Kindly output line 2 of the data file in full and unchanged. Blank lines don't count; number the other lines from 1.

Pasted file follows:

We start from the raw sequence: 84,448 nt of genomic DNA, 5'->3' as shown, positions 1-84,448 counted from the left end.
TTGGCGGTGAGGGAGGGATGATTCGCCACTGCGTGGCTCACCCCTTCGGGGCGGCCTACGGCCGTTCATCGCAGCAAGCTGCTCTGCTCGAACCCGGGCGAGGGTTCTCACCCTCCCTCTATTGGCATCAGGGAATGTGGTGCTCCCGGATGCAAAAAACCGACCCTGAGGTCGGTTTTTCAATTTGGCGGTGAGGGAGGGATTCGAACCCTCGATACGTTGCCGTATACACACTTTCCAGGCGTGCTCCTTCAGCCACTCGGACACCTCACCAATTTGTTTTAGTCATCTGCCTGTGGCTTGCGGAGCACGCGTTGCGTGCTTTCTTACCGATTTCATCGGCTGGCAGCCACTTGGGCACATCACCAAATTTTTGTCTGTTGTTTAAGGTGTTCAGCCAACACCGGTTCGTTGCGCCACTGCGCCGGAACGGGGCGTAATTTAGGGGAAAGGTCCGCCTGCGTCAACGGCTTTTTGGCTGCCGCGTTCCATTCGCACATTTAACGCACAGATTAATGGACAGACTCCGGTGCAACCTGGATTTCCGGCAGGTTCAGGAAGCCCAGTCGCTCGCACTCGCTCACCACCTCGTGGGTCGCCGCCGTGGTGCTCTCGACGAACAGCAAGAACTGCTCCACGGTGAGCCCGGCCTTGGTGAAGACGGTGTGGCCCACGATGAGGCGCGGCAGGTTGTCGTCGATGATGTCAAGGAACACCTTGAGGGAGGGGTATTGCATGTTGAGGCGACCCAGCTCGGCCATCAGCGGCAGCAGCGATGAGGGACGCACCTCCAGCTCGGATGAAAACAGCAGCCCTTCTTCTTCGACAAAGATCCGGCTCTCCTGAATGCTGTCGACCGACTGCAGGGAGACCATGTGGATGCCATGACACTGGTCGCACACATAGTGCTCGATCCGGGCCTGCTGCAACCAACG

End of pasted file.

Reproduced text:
TTGGCGGTGAGGGAGGGATGATTCGCCACTGCGTGGCTCACCCCTTCGGGGCGGCCTACGGCCGTTCATCGCAGCAAGCTGCTCTGCTCGAACCCGGGCGAGGGTTCTCACCCTCCCTCTATTGGCATCAGGGAATGTGGTGCTCCCGGATGCAAAAAACCGACCCTGAGGTCGGTTTTTCAATTTGGCGGTGAGGGAGGGATTCGAACCCTCGATACGTTGCCGTATACACACTTTCCAGGCGTGCTCCTTCAGCCACTCGGACACCTCACCAATTTGTTTTAGTCATCTGCCTGTGGCTTGCGGAGCACGCGTTGCGTGCTTTCTTACCGATTTCATCGGCTGGCAGCCACTTGGGCACATCACCAAATTTTTGTCTGTTGTTTAAGGTGTTCAGCCAACACCGGTTCGTTGCGCCACTGCGCCGGAACGGGGCGTAATTTAGGGGAAAGGTCCGCCTGCGTCAACGGCTTTTTGGCTGCCGCGTTCCATTCGCACATTTAACGCACAGATTAATGGACAGACTCCGGTGCAACCTGGATTTCCGGCAGGTTCAGGAAGCCCAGTCGCTCGCACTCGCTCACCACCTCGTGGGTCGCCGCCGTGGTGCTCTCGACGAACAGCAAGAACTGCTCCACGGTGAGCCCGGCCTTGGTGAAGACGGTGTGGCCCACGATGAGGCGCGGCAGGTTGTCGTCGATGATGTCAAGGAACACCTTGAGGGAGGGGTATTGCATGTTGAGGCGACCCAGCTCGGCCATCAGCGGCAGCAGCGATGAGGGACGCACCTCCAGCTCGGATGAAAACAGCAGCCCTTCTTCTTCGACAAAGATCCGGCTCTCCTGAATGCTGTCGACCGACTGCAGGGAGACCATGTGGATGCCATGACACTGGTCGCACACATAGTGCTCGATCCGGGCCTGCTGCAACCAACG